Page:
The International Federation of Journalists (IFJ) condemns the massive cyber attack on a Hong Kong media group, which was clearly aimed at suppressing press freedom.
Apple Daily, a pro-democracy Chinese language newspaper published by Next Media, suffered a distributed denial-of-service (DDoS) attack starting around 3.30am on Wednesday, June 18. Next Media reported that its system was inundated with 4 billion inquiries per second, leaving it “paralysed” for more than 10 hours. All Next Media Group websites and cell phone apps in Hong Kong and Taiwan were shut down.
Next Media chairman Jimmy Lai Chi-ying blamed the Chinese central authorities for the attack, saying Beijing wanted to silence supporters of a mock referendum on franchise options for the election of Hong Kong’s next chief executive in 2017. A website built to host the HKU Public Opinion Programme Poll, planned for June 20 to 22, suffered a similar DDoS attack earlier in the week.
A Next Media senior executive told the IFJ: “We have never seen such massive attack before. I haven’t received a report from my colleagues but you may guess the attack was similar to HKU Poll. We noticed some irregularity on our system on June 14. The traffic to our websites slowed down, but there were no severe delays. The attack this time was massive.”
An Apple Daily journalist said: “We could send out emails but were unable to receive any.”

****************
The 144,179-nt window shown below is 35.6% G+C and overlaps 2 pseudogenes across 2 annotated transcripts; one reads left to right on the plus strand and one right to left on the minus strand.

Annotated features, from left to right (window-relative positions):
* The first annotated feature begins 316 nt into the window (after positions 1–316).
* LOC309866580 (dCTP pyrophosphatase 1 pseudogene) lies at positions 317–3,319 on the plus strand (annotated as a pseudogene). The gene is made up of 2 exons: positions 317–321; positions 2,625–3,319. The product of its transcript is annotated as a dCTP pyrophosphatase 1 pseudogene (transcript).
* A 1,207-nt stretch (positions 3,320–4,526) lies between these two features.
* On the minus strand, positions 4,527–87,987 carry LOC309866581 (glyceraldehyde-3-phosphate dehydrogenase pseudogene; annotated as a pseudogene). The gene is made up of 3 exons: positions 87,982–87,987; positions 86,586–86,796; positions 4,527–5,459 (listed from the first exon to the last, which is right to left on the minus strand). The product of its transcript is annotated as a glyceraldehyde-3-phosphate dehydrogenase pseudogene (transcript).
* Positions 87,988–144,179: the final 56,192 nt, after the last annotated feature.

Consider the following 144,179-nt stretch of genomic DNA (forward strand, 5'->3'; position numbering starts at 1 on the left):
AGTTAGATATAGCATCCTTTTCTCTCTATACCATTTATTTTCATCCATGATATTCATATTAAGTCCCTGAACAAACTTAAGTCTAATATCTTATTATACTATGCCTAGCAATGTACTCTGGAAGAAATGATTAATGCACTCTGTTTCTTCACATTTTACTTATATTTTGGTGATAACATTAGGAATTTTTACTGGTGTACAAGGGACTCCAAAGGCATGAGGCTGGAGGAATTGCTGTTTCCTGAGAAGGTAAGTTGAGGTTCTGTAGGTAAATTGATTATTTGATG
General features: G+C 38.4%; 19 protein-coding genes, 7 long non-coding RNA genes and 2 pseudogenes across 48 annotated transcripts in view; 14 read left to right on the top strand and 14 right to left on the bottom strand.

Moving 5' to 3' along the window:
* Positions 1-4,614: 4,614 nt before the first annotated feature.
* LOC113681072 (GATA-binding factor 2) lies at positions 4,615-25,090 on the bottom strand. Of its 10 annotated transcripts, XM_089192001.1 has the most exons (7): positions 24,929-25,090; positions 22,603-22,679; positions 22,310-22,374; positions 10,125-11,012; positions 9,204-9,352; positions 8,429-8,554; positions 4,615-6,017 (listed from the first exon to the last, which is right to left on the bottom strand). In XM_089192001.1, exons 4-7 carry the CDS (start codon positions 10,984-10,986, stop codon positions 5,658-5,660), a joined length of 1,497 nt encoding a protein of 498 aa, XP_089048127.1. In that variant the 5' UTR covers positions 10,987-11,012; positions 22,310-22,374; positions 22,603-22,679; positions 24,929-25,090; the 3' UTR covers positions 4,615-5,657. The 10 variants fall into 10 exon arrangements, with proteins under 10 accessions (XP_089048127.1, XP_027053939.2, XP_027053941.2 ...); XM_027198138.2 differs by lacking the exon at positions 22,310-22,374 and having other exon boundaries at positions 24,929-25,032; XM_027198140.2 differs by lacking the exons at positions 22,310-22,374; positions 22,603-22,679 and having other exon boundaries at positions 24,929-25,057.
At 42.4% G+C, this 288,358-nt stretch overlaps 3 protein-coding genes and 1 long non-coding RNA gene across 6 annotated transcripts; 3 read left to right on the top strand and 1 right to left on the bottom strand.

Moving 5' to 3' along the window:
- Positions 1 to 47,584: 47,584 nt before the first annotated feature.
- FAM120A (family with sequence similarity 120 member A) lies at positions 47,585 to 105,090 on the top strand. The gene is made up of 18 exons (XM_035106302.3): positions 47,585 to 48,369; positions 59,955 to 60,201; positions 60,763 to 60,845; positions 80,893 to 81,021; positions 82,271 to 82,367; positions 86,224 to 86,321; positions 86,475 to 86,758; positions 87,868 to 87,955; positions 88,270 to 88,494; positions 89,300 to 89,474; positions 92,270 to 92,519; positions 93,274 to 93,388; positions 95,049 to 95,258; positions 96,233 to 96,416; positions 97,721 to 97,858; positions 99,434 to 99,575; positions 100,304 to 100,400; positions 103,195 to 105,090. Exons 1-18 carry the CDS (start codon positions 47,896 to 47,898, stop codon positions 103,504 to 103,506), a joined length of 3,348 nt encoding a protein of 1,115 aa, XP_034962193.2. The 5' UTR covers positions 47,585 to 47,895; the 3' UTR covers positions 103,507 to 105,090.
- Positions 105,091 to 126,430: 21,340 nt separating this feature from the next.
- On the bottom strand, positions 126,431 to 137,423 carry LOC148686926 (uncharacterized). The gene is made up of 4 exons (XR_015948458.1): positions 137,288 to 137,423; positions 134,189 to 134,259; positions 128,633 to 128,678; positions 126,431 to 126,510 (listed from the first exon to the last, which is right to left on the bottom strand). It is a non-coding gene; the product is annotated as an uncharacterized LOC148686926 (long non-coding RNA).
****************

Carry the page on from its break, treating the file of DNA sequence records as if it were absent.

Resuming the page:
On June 13, Apple Daily launched a separate online platform focused on reporting on the mock referendum. It also published several articles about the planned opinion poll. The “referendum” was instigated by the Occupy Central Movement, which is calling on the Hong Kong Government and Central Government of China to conduct the 2017 chief executive election on the basis of international standards of universal suffrage. A journalist told IFJ that traffic on the “referendum” website was slower than on others.
The website for the HKU Poll was built by the University of Hong Kong and Hong Kong Polytechnic University. It suffered a massive DDoS attack when it began allowing members of the public to register their identities so that they could vote on the proposals for political reform.
The organisers said one of the servers, provided by Amazon, was swamped with 10 billion inquiries within 20 hours. Two out of three service providers had already decided to stop providing any service.
At the same time, a system run by Hong Kong 2020, a political group led by former Hong Kong Chief Secretary Anson Chan Fang On-sang, was infiltrated by hackers who used it to send out fake emails that purported to come from Hong Kong 2020.
The IFJ Asia Pacific Office said: “This is clearly a cyber attack on a media outlet aimed at suppressing press freedom. The Hong Kong Government has a duty to protect the free flow of information, which is the cornerstone of press freedom.”
We urge the Commissioner of the Hong Kong Police to investigate this crime and release the report to the public.
We also urge all media personnel to stay alert and defend their right to press freedom.